Contrary to Winegaurd's advertising, I don't really think there will be a "100%" increase in signal gain. The device is totally passive. It may increase the directionality a little, but in my location I couldn't really tell anything.

I won't get a chance to check the results down at the state park for some time, but I simply don't think this will make enough of a difference to justify the $32 (including shipping).

If I do find that the results are actually better than I think they will be, I will update the thread.

Wayne
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Old 06-28-2009, 09:14 AM   #8
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Winegard Wingman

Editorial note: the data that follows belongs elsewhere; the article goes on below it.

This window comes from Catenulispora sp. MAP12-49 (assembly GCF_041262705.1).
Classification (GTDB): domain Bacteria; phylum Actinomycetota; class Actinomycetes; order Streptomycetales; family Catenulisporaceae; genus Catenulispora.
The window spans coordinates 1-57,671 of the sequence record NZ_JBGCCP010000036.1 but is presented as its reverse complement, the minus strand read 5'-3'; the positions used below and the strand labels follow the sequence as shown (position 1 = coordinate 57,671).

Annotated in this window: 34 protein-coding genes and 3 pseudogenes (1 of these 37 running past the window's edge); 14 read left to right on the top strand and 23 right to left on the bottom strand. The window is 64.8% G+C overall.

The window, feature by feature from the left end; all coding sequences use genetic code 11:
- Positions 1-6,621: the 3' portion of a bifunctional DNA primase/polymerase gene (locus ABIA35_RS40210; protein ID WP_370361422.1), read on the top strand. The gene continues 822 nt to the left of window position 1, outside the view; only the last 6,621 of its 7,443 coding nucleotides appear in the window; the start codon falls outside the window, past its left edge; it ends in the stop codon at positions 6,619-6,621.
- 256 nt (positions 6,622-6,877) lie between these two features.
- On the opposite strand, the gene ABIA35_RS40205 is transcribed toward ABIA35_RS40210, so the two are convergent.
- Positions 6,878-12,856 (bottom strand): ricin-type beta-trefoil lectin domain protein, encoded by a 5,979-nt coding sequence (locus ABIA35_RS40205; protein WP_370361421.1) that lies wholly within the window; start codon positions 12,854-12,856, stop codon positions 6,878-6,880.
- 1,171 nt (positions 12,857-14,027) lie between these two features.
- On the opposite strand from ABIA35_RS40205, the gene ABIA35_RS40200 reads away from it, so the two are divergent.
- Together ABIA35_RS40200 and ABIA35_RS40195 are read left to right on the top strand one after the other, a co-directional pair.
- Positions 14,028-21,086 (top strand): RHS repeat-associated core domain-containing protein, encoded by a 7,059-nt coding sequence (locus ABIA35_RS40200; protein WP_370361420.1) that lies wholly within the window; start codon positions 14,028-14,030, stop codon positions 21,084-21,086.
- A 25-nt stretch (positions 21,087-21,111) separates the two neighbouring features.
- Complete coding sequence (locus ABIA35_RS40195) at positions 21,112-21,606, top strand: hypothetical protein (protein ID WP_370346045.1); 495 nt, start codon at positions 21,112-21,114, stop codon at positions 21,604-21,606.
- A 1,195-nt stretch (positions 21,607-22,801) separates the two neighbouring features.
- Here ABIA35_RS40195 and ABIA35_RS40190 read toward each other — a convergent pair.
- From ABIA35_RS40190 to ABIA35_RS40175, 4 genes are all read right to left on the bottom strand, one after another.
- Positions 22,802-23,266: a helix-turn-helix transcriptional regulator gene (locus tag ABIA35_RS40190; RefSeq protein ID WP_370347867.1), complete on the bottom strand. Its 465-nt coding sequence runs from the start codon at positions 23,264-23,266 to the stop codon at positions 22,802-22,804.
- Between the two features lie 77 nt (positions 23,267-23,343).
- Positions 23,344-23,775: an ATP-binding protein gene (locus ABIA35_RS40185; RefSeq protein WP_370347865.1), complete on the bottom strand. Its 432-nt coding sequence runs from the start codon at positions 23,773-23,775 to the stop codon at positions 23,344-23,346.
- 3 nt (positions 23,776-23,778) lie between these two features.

The Wingman ONLY enhances UHF signals (ie those above the old channel 13). In the new word of digital TV, MOST stations moved their actual broadcast channel to a new one in the UHF band. It is the lower VHF channels that are being auctioned by the FCC for uses other than broadcast TV. DTV has a feature where the channel you "tune" on the receiver no longer has any bearing on the actual channel that is tuned. This is why you were advised to have your TV or converter box rescan for channels after the switch earlier this month (should do it about once monthly as stations can add more channels (8-1, 8-2, 8-3 etc since DTV can send multiple subchannels over the same bandwidth as used to be taken by a single analog channel). On the day of the actual switch it was imperative that a rescan be done since many stations not only shutdown their analog transmitters, but in some cases moved their final digital transmitter frequency to one other than what they had been using during the transition period of the past few years. This fact is why many people that had DTV up and running prior the switch suddenly found that they could not tune some DTV signal (ie they needed to rescan so their DTV receiver could remap all the physical channel transmitters to their "tuned" channels)